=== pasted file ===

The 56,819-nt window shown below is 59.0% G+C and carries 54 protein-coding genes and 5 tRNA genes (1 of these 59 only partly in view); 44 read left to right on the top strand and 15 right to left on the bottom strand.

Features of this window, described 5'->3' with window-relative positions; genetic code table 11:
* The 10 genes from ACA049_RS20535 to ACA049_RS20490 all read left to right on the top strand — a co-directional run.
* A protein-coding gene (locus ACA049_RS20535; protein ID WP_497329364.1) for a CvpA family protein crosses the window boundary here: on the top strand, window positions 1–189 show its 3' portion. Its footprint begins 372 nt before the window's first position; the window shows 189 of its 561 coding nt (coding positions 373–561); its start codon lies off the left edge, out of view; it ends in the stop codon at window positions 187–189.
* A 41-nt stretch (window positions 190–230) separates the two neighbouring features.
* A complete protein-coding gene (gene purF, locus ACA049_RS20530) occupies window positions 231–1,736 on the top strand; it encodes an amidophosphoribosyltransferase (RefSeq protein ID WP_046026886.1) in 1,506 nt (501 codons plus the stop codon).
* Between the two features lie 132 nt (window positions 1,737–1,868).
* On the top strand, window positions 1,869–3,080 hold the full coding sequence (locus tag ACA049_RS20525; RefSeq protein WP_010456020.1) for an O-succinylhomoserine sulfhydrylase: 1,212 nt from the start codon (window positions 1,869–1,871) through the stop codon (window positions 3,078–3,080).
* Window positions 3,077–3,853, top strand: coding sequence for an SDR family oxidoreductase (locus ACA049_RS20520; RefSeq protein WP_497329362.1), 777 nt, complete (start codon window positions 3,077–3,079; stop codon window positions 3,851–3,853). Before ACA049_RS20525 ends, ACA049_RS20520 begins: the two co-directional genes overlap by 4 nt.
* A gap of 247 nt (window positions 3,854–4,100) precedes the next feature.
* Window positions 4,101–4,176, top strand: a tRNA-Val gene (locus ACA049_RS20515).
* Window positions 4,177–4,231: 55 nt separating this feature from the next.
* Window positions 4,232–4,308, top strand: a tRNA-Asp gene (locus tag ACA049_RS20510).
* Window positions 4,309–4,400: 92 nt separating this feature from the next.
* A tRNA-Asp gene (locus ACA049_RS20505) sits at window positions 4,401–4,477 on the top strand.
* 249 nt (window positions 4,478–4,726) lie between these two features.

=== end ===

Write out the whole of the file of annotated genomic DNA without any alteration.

The 56,819-nt window shown below is 59.0% G+C and carries 54 protein-coding genes and 5 tRNA genes (1 of these 59 only partly in view); 44 read left to right on the top strand and 15 right to left on the bottom strand.

Features of this window, described 5'->3' with window-relative positions; genetic code table 11:
* The 10 genes from ACA049_RS20535 to ACA049_RS20490 all read left to right on the top strand — a co-directional run.
* A protein-coding gene (locus ACA049_RS20535; protein ID WP_497329364.1) for a CvpA family protein crosses the window boundary here: on the top strand, window positions 1–189 show its 3' portion. Its footprint begins 372 nt before the window's first position; the window shows 189 of its 561 coding nt (coding positions 373–561); its start codon lies off the left edge, out of view; it ends in the stop codon at window positions 187–189.
* A 41-nt stretch (window positions 190–230) separates the two neighbouring features.
* A complete protein-coding gene (gene purF, locus ACA049_RS20530) occupies window positions 231–1,736 on the top strand; it encodes an amidophosphoribosyltransferase (RefSeq protein ID WP_046026886.1) in 1,506 nt (501 codons plus the stop codon).
* Between the two features lie 132 nt (window positions 1,737–1,868).
* On the top strand, window positions 1,869–3,080 hold the full coding sequence (locus tag ACA049_RS20525; RefSeq protein WP_010456020.1) for an O-succinylhomoserine sulfhydrylase: 1,212 nt from the start codon (window positions 1,869–1,871) through the stop codon (window positions 3,078–3,080).
* Window positions 3,077–3,853, top strand: coding sequence for an SDR family oxidoreductase (locus ACA049_RS20520; RefSeq protein WP_497329362.1), 777 nt, complete (start codon window positions 3,077–3,079; stop codon window positions 3,851–3,853). Before ACA049_RS20525 ends, ACA049_RS20520 begins: the two co-directional genes overlap by 4 nt.
* A gap of 247 nt (window positions 3,854–4,100) precedes the next feature.
* Window positions 4,101–4,176, top strand: a tRNA-Val gene (locus ACA049_RS20515).
* Window positions 4,177–4,231: 55 nt separating this feature from the next.
* Window positions 4,232–4,308, top strand: a tRNA-Asp gene (locus tag ACA049_RS20510).
* Window positions 4,309–4,400: 92 nt separating this feature from the next.
* A tRNA-Asp gene (locus ACA049_RS20505) sits at window positions 4,401–4,477 on the top strand.
* 249 nt (window positions 4,478–4,726) lie between these two features.